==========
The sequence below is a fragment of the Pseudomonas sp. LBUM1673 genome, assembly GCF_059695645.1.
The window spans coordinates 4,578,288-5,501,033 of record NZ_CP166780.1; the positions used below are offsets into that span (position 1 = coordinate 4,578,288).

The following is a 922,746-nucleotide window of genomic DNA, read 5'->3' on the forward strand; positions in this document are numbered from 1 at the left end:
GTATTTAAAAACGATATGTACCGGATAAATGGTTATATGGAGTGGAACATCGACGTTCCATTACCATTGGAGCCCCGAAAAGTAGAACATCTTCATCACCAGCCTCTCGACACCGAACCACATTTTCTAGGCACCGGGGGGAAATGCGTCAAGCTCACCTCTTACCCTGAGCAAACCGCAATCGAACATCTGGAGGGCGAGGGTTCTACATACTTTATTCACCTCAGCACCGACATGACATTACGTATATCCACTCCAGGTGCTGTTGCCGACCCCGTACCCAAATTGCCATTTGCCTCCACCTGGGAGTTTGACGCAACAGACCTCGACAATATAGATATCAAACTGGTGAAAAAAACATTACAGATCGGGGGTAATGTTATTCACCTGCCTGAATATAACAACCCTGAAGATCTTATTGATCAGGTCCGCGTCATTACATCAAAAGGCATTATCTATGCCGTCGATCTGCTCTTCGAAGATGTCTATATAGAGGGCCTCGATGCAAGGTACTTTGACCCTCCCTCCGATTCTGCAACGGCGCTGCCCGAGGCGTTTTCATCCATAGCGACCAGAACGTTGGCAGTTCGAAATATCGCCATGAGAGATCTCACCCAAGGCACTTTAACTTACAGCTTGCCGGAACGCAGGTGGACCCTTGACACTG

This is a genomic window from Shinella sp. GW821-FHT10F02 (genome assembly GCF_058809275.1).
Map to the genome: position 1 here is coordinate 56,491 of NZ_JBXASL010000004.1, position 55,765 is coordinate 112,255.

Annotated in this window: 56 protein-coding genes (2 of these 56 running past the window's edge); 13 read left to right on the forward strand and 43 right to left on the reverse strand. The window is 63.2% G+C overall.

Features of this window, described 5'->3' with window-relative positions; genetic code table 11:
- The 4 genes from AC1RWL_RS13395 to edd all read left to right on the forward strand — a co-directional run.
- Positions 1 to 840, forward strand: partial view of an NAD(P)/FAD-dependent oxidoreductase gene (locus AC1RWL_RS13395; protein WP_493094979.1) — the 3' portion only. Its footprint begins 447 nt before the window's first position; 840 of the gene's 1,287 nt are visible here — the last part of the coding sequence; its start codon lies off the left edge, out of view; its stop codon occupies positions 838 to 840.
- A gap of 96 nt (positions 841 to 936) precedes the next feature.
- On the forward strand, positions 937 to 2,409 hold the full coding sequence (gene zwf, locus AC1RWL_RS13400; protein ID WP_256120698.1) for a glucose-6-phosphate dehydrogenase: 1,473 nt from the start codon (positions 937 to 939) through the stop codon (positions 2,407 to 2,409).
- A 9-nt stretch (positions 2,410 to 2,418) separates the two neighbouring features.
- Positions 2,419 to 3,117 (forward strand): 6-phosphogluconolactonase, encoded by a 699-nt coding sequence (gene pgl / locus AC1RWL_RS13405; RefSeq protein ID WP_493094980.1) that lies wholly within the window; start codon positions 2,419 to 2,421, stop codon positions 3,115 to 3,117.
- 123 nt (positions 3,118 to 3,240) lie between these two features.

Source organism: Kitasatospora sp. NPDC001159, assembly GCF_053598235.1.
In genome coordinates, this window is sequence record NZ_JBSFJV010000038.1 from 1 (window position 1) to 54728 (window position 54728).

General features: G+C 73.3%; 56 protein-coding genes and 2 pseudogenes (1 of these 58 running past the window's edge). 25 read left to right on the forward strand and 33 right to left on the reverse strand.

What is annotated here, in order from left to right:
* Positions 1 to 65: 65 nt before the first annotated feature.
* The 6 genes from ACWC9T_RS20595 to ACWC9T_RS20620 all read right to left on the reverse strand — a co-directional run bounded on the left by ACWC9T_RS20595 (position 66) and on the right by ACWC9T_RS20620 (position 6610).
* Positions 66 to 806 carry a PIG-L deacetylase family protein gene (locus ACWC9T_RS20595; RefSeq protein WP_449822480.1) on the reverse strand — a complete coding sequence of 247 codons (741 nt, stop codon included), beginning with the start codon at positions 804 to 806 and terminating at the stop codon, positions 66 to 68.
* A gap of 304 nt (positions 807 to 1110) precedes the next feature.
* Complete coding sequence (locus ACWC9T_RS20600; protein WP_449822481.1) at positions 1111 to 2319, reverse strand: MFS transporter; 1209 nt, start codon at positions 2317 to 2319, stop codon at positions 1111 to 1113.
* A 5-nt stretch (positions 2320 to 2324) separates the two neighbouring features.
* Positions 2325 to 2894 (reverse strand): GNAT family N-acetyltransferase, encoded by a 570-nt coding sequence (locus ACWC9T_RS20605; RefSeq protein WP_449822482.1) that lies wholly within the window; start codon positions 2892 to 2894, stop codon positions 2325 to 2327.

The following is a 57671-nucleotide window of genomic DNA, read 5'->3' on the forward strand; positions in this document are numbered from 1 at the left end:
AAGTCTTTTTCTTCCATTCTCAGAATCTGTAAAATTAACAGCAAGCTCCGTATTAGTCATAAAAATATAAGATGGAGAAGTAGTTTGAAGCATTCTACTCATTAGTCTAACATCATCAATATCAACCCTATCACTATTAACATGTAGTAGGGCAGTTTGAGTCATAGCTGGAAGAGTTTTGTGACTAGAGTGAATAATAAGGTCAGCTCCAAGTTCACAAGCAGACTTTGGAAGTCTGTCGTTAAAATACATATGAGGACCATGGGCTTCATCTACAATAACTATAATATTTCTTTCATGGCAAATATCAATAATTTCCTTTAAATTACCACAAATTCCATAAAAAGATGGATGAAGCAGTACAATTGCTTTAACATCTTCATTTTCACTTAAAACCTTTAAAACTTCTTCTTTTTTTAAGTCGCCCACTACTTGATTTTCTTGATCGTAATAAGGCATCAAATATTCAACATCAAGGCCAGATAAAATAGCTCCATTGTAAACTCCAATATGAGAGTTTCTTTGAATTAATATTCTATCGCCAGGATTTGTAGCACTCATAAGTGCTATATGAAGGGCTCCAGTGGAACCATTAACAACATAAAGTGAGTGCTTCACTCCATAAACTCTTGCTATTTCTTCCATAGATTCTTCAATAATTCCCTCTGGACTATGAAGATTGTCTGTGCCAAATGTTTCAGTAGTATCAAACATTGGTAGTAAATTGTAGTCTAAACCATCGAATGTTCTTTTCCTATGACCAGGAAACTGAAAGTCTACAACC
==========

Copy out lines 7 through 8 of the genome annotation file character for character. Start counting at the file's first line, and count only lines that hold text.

Annotated in this window: 56 protein-coding genes (2 of these 56 running past the window's edge); 13 read left to right on the forward strand and 43 right to left on the reverse strand. The window is 63.2% G+C overall.

Features of this window, described 5'->3' with window-relative positions; genetic code table 11: